Despite being only an early career taxonomist, I've already had to endure many times the "why is this species important?" kind of question. This comes under many different forms and in a variety of situations.
For example, it might happen when applying for research fundings or for a scholarship. In this more practical, goal-focused instance I have to convince people that yes, it is important to understand the taxonomy of what I'm studying, and yes, especially if the aim is to kill the damn' insect.
It can also happen at the pub, among friends, or on the bus, after I've spent what seems like just a few minutes (more likely too many) describing in excitement two new species of psyllids. The question is often accompanied by very dubious facial expressions and squinting eyes. Why is this new species important? Why should we care?
Let's be clear, these questions are not wrong or unfair. Why would you care about a new species of insect that is so small you almost cannot see it? Is it a cute animal that will leave your interlocutor in awe? Or is it something they should be scared of? Does it bite? Is it a dragon? What has taxonomy to do with all this?
Alas, quite often the species I tend to talk about are not as cute as koalas. I soon realized that no, despite the exquisite setae on the legs or the weird antennae being almost cute to me, they don't make up for the lovely fur of a native wallaby. In the case of psyllids, I have to admit, beauty and cuteness aren't really their strongest asset.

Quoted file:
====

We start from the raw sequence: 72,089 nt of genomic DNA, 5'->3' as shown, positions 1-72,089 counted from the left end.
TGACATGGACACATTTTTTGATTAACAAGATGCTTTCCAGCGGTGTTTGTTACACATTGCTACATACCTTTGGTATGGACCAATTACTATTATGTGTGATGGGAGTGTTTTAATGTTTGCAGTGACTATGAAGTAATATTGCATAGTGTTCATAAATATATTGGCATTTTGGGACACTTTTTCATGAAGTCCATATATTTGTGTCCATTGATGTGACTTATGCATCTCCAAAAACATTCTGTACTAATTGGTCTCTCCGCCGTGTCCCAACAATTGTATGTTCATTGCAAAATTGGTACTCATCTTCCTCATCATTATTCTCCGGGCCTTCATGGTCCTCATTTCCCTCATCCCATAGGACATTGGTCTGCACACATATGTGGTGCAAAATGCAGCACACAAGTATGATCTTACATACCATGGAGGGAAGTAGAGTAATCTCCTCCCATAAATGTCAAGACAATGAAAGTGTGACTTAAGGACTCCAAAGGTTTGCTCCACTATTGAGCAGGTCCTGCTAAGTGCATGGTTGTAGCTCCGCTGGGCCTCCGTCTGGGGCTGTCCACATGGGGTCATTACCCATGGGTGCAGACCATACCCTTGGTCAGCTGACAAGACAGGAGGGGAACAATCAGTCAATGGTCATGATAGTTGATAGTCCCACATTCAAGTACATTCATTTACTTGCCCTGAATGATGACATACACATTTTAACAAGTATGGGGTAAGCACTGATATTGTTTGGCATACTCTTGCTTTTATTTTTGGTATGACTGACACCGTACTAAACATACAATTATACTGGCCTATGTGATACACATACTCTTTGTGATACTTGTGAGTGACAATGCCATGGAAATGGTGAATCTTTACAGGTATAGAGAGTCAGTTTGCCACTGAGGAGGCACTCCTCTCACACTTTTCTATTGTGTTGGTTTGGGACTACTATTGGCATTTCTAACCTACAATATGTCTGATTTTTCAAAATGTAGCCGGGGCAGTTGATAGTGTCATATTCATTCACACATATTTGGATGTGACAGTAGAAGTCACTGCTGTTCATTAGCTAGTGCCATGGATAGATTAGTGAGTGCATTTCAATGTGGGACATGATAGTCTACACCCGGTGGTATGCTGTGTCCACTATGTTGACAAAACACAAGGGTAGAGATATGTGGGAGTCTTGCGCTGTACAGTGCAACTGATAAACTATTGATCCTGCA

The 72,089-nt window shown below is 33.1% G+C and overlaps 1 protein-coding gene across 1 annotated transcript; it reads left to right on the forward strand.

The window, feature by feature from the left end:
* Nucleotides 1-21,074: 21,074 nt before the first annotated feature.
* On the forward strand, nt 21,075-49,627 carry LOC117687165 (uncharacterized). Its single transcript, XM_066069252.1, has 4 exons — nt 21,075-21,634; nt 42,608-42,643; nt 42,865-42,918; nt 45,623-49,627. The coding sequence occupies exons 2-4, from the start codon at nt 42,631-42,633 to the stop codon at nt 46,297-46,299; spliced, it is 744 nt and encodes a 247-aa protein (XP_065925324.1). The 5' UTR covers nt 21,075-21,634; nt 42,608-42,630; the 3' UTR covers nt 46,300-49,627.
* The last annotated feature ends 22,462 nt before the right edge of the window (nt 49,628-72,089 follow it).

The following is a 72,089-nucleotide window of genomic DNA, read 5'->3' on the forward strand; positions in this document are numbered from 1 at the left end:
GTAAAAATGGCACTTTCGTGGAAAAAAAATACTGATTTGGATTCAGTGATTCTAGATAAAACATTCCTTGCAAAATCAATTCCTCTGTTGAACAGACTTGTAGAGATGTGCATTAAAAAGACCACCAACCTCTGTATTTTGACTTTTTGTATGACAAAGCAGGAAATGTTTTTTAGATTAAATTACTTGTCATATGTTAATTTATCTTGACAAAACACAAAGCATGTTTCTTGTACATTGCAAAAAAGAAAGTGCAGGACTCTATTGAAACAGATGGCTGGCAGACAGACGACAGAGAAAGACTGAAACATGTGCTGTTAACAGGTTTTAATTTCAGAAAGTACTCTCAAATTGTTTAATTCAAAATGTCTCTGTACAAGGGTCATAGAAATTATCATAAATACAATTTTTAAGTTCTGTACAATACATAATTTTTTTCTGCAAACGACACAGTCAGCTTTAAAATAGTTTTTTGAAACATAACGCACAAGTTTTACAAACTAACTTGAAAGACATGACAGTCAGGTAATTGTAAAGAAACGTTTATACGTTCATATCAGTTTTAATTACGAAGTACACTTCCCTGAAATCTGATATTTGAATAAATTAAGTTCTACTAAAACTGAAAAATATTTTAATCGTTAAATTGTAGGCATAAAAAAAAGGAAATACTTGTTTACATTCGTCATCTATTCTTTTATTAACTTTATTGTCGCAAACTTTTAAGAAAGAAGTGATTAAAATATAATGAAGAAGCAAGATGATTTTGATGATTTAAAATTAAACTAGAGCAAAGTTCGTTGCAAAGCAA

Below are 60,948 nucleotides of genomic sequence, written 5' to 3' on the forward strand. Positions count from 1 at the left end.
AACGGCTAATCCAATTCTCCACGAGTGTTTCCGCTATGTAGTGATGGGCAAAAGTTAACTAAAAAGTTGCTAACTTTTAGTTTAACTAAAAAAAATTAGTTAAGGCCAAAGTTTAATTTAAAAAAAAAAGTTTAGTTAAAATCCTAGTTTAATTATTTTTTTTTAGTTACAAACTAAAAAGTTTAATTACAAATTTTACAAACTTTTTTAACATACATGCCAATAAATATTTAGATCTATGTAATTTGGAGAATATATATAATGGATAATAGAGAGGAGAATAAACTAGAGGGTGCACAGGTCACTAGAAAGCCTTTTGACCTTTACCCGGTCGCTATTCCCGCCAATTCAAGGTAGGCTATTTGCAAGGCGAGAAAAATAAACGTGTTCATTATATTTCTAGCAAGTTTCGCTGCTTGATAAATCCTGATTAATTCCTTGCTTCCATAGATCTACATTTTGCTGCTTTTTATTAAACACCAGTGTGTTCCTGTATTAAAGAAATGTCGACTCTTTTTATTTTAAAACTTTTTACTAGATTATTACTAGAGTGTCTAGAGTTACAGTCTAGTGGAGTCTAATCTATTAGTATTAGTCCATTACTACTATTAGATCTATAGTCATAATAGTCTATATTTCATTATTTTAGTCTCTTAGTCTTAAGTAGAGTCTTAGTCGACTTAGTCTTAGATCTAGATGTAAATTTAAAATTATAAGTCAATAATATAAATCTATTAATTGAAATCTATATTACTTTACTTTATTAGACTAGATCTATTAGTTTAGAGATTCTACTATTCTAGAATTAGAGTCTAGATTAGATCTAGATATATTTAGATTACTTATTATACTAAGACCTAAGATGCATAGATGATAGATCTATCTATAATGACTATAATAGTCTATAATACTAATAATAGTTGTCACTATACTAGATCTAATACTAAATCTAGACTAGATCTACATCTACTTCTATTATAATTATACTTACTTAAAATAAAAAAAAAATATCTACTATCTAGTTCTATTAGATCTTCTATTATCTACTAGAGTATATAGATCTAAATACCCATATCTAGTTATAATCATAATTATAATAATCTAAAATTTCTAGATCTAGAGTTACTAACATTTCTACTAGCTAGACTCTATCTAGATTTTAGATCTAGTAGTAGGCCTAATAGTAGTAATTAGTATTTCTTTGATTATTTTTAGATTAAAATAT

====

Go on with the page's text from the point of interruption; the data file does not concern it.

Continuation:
"Is it dangerous, then?" they might ask.
"Well, some species are dangerous to agriculture, yes. They may be vectors for viruses or plant patho..."
"No, no, I meant, is it really dangerous? Like a deadly wasp?"
"Well wasps aren't often deadly to humans. They are pretty crazy insects....but no, psyllids are not deadly"
While you try to quickly think how to sell your beloved insect, maybe with some very cool fact (you can find some cool stuff here!), the other person often moves to the next topic with an almost mumbled "..okaay".
Recently, this kind of conversation assumed a whole new importance for me.
After a few months of peer-review and after completing my PhD I finally described my first two new species of psyllids. Unfortunately for my friends and my partner, this has obviously become the main topic of every conversation.